Rare as Forres silver is, three pieces by the Highland town’s smiths John and Patrick Riach were on offer at Edinburgh auction house Thomson Roddick (17.5% buyer’s premium) on October 11 – the fiddle pattern dessert spoon, below, and two characteristic Scottish toddy labels.
Extracted from Antiques Trade Gazette | Terence Ryle
Having learned his trade 12 miles away in Elgin – another source of eagerly collected Scottish provincial silver – Patrick Riach set up business with his brother back home in Forres in 1817, working there until retirement in 1854.
The three pieces came from one of two private collections established 40 years ago. Such market-fresh material, said auctioneer Sybelle Thomson, attracted enthusiastic bidders – including many she hadn’t seen for a number of years in the Rosewell rooms.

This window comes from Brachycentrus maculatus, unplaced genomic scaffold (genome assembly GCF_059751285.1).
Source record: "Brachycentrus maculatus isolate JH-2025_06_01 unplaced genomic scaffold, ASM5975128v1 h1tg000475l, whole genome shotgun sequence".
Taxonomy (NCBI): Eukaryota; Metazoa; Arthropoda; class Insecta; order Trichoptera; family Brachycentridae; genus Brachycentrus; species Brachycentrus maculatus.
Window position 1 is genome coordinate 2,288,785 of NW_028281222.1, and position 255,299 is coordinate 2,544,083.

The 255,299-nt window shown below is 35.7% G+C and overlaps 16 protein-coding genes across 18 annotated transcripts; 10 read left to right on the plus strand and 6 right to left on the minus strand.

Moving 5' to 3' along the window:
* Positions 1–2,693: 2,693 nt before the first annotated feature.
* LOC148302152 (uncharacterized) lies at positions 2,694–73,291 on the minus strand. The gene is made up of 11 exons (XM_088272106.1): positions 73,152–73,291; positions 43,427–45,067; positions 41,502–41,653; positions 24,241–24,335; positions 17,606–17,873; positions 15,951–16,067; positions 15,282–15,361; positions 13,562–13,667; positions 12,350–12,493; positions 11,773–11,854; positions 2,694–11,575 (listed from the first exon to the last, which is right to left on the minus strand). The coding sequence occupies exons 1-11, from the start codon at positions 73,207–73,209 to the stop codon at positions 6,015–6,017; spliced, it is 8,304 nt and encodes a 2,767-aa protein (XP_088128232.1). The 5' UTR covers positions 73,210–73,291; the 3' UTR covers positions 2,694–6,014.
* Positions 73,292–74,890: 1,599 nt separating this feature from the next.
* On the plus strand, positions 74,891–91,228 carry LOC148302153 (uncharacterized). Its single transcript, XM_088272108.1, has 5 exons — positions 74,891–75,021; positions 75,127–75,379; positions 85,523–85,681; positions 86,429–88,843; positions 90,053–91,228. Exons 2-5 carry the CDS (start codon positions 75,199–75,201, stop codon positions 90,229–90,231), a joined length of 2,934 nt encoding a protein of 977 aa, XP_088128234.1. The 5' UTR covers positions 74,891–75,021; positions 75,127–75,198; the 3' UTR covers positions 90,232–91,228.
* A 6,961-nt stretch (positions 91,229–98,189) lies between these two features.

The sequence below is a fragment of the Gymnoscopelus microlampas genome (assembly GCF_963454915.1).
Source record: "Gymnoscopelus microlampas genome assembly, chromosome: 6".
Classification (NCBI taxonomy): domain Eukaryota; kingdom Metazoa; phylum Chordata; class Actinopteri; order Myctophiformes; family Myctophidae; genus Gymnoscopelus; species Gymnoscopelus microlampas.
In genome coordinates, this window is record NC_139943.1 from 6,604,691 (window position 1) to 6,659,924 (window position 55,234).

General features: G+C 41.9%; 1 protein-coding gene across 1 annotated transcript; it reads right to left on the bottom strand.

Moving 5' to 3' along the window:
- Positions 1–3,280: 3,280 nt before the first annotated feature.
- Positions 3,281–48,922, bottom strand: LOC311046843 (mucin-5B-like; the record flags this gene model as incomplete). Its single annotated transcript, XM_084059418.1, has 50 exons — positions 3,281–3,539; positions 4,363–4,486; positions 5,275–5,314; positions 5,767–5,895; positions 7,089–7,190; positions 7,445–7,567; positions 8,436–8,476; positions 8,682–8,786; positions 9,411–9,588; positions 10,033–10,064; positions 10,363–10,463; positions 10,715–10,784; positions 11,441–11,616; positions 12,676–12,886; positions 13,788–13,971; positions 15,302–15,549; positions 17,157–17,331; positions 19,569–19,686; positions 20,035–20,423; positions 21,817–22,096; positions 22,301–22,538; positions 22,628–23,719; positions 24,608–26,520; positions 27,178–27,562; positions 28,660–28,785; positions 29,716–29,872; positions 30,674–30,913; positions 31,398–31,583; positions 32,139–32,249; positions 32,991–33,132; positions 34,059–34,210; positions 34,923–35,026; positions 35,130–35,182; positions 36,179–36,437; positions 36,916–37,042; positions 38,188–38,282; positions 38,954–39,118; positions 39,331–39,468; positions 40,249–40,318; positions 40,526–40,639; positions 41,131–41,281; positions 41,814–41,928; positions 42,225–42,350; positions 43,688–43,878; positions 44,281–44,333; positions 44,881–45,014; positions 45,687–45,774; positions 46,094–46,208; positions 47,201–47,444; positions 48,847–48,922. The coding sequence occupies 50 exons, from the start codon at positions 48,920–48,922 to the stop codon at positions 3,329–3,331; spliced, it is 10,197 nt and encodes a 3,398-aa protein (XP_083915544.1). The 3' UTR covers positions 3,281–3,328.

The c.1830 dessert spoon, pitched at £800-1200, went to a collector in the room at £3500.
Quadrupling the top estimate, a c.1840 toddy ladle took £2400, while a slightly earlier example c.1830 toddy, with clean hallmarks but a dent to the back of the bowl and some pitting, sold at £1400.
Among the other provincial pieces was a c.1810 goblet by Dundee smith W Jamieson.
The 7½in (18cm) tall goblet with ovoid bowl on a spreading stem and circular foot was engraved with a trail of fruiting vines. Pitched at £600-800, it sold at £1000.